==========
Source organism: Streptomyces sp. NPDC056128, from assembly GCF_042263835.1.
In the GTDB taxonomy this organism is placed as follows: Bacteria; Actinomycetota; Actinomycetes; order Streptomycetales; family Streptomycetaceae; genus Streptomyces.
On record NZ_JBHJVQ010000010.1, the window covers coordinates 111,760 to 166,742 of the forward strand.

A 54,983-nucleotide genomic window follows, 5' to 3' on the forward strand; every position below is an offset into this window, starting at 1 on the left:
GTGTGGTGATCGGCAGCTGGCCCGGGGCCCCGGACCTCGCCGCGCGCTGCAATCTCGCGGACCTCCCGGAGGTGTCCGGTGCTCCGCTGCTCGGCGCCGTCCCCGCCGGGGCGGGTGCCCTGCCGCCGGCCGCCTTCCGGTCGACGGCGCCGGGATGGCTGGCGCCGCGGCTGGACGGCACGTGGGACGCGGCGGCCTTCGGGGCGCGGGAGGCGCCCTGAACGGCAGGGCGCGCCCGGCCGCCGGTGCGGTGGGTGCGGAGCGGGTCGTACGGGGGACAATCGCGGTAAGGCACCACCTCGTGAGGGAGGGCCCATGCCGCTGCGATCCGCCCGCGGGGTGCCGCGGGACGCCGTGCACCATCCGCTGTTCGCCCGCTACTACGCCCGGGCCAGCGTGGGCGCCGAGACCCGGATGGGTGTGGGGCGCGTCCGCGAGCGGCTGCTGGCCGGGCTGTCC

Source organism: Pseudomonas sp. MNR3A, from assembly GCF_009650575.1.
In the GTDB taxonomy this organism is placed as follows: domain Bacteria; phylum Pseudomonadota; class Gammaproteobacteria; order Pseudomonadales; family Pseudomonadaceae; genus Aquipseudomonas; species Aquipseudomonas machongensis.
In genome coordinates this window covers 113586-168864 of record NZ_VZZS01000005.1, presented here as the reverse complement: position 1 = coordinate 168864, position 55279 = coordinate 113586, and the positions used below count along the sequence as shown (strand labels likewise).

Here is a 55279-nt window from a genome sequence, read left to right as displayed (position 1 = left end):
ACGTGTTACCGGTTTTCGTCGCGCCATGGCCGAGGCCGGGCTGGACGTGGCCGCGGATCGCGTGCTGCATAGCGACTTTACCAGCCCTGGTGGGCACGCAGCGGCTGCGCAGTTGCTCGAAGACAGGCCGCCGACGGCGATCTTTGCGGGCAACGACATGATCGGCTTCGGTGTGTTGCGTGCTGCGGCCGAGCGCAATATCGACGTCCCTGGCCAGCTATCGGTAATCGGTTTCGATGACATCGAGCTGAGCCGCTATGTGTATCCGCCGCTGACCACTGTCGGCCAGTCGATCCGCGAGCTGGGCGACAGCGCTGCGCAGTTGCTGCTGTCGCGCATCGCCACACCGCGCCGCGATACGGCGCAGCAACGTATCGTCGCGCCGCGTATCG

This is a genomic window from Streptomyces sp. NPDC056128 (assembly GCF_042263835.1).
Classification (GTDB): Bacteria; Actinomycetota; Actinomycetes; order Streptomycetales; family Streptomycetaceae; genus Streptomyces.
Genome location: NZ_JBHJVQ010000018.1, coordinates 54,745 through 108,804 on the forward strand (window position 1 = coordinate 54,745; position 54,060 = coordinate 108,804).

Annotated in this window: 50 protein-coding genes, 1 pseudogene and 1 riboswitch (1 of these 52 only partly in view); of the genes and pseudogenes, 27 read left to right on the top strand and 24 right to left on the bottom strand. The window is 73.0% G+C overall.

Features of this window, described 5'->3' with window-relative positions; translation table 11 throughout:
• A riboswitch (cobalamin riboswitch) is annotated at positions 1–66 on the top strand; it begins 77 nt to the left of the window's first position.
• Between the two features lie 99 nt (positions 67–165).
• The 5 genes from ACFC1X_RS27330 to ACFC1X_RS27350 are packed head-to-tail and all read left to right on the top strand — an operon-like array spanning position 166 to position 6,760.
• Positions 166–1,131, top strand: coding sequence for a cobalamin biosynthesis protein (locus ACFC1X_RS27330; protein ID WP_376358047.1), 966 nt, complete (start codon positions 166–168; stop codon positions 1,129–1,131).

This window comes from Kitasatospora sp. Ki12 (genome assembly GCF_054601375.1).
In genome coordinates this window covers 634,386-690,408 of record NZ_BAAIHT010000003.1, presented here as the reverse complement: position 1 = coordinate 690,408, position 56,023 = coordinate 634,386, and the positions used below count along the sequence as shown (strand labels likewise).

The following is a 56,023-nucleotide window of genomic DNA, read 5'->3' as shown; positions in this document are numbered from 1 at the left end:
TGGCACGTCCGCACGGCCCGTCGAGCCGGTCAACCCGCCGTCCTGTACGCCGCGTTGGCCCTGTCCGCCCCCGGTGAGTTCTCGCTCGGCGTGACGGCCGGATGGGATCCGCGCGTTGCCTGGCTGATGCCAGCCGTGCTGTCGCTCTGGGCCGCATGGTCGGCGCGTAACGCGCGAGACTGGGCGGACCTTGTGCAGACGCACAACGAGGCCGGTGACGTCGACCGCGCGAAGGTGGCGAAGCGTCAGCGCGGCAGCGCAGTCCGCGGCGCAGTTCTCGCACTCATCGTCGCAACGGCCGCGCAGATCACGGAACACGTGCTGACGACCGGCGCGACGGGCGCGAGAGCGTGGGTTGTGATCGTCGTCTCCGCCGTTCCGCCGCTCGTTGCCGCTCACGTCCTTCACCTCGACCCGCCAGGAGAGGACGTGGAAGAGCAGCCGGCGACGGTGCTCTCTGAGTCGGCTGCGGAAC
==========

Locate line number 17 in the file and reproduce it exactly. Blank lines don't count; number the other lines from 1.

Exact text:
• Between the two features lie 99 nt (positions 67–165).